In recent years those of us who hunt and train primarily in the Midwest have seen a significant increase in problems related to grass seed awns, which until the last few years were thought of as common only in the western states. After dealing with a very serious infection last spring in one dog, last summer we had another case where one of our German shorthairs came very close to losing an eye. Our veterinarian found a Canada wild rye awn working its way behind the dog’s eyeball.
Because of experiences like these, combined with what I’m hearing of the unusual increase in the number of grass awn-related problems as I travel to dog sports throughout the year, I felt it was time to give readers a heads-up on the potential hazards. To help, I’ve enlisted a good friend, Cathy Lewis, who recently has stepped up and taken the lead in identifying problem seeds, the disease process and treatments.
I’ll first introduce Cathy, then ask her a few questions I feel you would like answered.
Cathy Lewis acquired her first field-bred English springer spaniel in 1995. She and her husband, Dean Reinke (who got his start with springers much earlier), train, field trial and occasionally breed their springers. Both are active with the ESSFTA, the springer parent club. When one of Cathy’s trial springers, Tai, had recurring bouts of unexplained illness culminating in a pyothorax in 2005, Cathy was determined to find some answers about the cause.
Since then she has become much more involved, as she and Dean have dealt with four more grass awn infection cases with their own dogs as well as learning of fellow trialers’ experiences. The ESSFTA established a committee to investigate the grass awn issue in 2007. Cathy was an initial member and now chairs that committee.
Bob West: Cathy, I think we should begin with an explanation of how a grass awn can cause an infection.
Cathy Lewis: Pieces of plant material, typically the awn (seed), penetrate the skin, or are inhaled or ingested as the dog runs through cover. The awns of the most problematic grasses are barbed, which allows the awn to ratchet itself along through the tissue.
The awn may carry bacteria as it enters the dog’s body, and/or it may carry bacteria that are normal inhabitants of one part of the body, usually the mouth, into other parts of the body where it is abnormal, and establishes an infection, typically in the form of an abscess.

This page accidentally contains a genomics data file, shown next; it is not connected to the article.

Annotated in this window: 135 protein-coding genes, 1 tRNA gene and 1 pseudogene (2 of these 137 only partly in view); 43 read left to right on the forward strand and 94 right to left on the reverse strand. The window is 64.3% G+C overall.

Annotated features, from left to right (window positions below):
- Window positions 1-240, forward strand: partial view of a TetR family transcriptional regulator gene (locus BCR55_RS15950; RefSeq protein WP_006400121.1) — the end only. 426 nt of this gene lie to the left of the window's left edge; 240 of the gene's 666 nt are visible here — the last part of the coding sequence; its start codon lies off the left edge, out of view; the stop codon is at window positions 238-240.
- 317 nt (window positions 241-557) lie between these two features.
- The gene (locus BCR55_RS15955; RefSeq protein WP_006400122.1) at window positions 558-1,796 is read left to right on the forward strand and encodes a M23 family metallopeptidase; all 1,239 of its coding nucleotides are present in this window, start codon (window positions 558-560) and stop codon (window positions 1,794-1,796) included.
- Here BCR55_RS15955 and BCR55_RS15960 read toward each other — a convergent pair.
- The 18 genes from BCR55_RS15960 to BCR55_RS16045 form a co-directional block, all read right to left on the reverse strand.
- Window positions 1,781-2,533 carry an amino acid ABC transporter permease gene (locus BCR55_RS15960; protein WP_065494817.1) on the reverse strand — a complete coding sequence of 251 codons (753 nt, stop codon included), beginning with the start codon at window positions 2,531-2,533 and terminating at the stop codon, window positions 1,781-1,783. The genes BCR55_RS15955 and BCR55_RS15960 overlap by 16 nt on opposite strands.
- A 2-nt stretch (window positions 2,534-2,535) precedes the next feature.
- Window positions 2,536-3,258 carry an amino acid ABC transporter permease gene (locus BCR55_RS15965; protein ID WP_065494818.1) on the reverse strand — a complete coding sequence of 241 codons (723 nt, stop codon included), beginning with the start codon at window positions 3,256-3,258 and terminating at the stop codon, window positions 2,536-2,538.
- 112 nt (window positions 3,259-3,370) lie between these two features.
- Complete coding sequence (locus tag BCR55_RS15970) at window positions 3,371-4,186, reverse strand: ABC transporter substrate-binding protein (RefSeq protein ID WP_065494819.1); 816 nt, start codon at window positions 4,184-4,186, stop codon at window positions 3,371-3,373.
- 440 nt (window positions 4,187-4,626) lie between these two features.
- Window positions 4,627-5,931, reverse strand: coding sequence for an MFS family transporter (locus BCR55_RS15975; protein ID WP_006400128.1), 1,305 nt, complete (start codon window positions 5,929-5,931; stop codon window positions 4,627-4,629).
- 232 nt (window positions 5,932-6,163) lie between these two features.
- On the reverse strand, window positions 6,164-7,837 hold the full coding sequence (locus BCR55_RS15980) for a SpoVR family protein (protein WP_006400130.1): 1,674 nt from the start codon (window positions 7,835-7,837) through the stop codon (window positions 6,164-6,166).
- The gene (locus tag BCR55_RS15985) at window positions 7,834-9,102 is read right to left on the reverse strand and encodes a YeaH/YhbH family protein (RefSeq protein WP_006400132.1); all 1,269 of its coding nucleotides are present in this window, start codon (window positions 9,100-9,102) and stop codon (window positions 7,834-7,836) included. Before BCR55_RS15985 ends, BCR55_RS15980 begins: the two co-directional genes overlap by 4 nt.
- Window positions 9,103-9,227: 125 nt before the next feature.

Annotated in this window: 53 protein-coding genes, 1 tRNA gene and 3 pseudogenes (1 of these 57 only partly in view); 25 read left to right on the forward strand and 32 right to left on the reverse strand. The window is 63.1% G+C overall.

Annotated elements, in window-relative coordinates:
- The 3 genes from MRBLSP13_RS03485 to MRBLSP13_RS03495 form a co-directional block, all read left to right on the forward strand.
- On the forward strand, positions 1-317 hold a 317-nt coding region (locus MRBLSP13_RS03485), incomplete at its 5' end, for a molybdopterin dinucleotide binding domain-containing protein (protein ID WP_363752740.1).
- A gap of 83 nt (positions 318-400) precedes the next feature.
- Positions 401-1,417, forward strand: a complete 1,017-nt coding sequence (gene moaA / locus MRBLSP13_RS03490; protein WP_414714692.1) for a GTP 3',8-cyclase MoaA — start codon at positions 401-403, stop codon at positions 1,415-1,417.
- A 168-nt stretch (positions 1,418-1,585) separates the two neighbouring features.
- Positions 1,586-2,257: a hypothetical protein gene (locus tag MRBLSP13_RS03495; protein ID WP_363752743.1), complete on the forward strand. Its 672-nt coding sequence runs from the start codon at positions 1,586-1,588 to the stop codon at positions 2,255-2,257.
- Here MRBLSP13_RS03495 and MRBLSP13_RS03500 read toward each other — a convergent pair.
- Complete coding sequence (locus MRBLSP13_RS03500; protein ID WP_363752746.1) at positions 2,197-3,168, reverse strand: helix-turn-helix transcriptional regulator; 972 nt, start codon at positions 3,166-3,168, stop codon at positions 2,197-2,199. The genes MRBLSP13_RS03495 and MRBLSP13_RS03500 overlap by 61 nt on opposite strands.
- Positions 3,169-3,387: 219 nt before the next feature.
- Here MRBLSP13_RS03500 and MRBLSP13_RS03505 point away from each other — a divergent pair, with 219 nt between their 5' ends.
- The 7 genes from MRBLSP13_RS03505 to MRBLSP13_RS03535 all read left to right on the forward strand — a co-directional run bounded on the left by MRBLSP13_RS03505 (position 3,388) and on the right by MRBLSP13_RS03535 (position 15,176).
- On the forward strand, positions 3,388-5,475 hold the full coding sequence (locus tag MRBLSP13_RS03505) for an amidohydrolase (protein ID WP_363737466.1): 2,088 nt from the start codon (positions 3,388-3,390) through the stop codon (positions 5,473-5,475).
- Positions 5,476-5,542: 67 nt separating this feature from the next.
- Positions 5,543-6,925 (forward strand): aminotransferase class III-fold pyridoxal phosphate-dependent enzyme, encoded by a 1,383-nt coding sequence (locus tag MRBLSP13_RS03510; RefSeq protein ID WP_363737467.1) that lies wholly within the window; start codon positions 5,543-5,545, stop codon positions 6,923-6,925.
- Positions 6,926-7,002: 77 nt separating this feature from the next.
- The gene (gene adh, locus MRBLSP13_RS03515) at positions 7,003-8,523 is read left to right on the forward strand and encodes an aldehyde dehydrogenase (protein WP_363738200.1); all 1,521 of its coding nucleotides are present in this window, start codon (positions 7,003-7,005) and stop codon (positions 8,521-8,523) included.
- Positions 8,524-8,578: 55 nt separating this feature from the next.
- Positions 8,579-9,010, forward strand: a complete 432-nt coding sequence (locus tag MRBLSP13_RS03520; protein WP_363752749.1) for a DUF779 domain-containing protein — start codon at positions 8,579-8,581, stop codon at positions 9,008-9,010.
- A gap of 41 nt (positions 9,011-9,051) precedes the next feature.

Foxtail barley, one known hazard, occurs most commonly in the western states but is now found throughout the United States . Nimblewill is another plant with potentially dangerous awns; like foxtail, nimblewill is regarded as a weed and is not purposefully cultivated. In the past few years in the Midwest and Mid-eastern regions, Canada wild rye has been implicated in a number of canine infections. 
Some conservation groups have favored Canada wild rye as a low cost “cover crop” for new conservation plantings that provides nesting habitat and feed for gamebirds. Virginia wild rye is a similar plant, but with a somewhat less aggressive awn.
Foxtail awns are more commonly acquired through the skin, generally in the feet, ears or nose, thus a careful inspection of the dog after leaving the field may allow removal and avert any illness. With awns that more likely have been ingested, while a good going over after a workout never hurts, odds are that the damage has already been done by the time you and your dog leave the field.
BW: What are the symptoms of a grass awn infection?
CL: One of the major dangers of a grass awn infection is that symptoms can be very subtle until the dog is gravely ill. Knowing your dog and recognizing when he or she is “just a little off” is one of the best protections you can offer. Routinely check your dog for swellings, particularly at the lower rear sections of the ribcage, a prime site for abscess development.
The dog may cough, show a loss of stamina, and in a more advanced case involving an infection in the chest and/or lungs, may show difficulty breathing. As we have experienced these infections in our dogs I have learned to be very concerned about a temperature of around 104 degrees. This isn’t necessarily high enough to alarm your veterinarian, but it’s been telltale with all of our cases.